by JDCam 1.21.15
The name of Washington’s NFL team has been heavily scrutinized in recent months, with the controversy surrounding it coming to a slow rolling boil. Washington’s atrocious on field play, the off-field ‘Days of our Lives’ drama surrounding RG3 and his perceived emphasis on self-image over team and development as a QB have acted as the only distractors from Washington’s naming issue coming to a head. Washington’s problem has been only magnified by their geographical proximity to the nation’s political decision makers, who have not shied away from confronting the issue.
In May of 2014 Senator Harry Reid tweeted Commissioner Roger Goodell asking him if he believed he ‘had the authority at act against racism in the NFL the same way Mr. Silver did in the NBA’. Reid is of course referring to the lifetime ban from the NBA Silver handed out to former LA Clippers owner Roger Sterling after racially disparaging phone conversations were leaked to the press.
While both sides of the issue have enjoyed recent victories, the FCC ruling that Washington’s name was not offensive for broadcasting purposes but their name being ruled as disparaging by the US patent office, leading to the cancelling of several trademarks. Despite this back and forth there has been unwavering stoicism from Washington owner Dan Snyder, who was quoted as saying the team will ‘never change its name’.
Several players past and present have chimed in with their own opinions, including Jason Taylor who called for the team to change their name. Snyder himself has maintained that the word is inoffensive. After a 4 month research project in which he visited 26 tribal reservations he began a foundation to benefit Native Americans. While Snyder maintains that the foundation was set up to combat issues within Native communities around the country the cynical among us may see this as currying favor and attempting to deflect attention away from Washington’s naming issue. In Snyder’s open letter to the fans of Washington he frequently quotes Native Americans who are not offended by the word. If Snyder really wanted to convince the general public of the integrity of the word then why did he not seek out Native people who ARE offended by the word to varying degrees? If Snyder felt complete confidence in the name of his franchise – those would be conversations he would not only be comfortable having, but would pursue.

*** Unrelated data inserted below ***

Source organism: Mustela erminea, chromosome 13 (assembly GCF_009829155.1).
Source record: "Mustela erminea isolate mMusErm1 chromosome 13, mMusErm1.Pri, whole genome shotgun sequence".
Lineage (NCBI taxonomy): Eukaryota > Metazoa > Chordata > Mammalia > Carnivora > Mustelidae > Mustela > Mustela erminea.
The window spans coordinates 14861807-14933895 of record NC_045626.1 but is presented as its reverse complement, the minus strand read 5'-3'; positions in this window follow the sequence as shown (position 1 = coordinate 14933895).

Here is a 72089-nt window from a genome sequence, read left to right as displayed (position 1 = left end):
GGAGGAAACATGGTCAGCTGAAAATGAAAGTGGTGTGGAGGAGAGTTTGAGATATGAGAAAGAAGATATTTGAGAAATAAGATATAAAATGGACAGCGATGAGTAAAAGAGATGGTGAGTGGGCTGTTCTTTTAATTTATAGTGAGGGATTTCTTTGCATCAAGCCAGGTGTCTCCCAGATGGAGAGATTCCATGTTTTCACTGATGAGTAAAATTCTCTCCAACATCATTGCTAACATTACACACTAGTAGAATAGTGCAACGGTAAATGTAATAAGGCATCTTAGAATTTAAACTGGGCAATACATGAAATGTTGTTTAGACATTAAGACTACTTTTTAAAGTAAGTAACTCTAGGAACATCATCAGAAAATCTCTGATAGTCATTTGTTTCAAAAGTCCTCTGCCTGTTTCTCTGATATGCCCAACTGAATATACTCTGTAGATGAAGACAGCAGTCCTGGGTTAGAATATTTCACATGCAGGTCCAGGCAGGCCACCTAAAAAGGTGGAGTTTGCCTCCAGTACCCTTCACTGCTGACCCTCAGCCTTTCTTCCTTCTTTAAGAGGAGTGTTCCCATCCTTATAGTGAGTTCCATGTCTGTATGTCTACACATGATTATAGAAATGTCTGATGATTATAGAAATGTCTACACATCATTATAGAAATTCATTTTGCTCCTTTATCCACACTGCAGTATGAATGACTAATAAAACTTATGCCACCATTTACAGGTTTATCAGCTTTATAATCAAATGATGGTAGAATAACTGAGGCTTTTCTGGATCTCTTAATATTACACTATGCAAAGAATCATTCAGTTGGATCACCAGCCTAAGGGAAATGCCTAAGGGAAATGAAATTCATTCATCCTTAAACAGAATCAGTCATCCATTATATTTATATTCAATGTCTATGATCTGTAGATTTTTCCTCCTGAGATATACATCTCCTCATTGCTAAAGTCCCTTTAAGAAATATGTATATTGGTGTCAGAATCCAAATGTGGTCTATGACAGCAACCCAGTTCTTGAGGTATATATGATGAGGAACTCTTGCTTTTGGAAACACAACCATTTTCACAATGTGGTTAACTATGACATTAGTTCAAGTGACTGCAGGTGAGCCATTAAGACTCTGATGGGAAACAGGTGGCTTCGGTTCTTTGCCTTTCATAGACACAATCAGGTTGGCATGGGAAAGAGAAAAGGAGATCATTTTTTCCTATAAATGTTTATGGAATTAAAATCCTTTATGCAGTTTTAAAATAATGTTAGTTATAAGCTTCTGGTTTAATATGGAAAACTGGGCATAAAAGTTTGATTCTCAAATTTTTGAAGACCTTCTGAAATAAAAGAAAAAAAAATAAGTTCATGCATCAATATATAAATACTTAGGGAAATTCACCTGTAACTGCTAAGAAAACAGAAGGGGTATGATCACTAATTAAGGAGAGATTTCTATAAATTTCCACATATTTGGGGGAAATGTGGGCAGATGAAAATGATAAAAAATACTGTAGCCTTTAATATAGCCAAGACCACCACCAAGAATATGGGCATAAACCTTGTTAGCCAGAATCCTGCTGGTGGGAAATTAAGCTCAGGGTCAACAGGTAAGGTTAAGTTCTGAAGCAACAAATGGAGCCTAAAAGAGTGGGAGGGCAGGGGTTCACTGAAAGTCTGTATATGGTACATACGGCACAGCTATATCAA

The word ‘r-ds-in’ originally seems to have been a self-referrer for Native Americans but was quickly appropriated by settlers for a much darker and more violent purpose, famously by author L. Frank. Baum in a pair of editorials calling for the, ‘extermination of all remaining Native Americans’. A plethora of examples also dwell in Earl Emmons volume ‘Redskin Rimes’. I would challenge even the most desensitized reader to take even a cursory glance and not be thoroughly offended. Needless to say the book is indicative of a period of history at the end of the 19th century where the word r-ds-in went from being ‘an identifying term to a derogatory slur’.
How could one reasonably argue that Washington’s name is not offensive given a history associated with millions of deaths, displacement and political manipulation as well as current circumstances that Snyder himself described in his findings as a ‘high incidence of alcohol and drug abuse, depression and suicide as well as a poverty rate of around 29% according to the census bureau’? A recent poll suggested that only around 11% of Americans found Washington’s name offensive, a statistic alarming in the apparent indifference it intimates.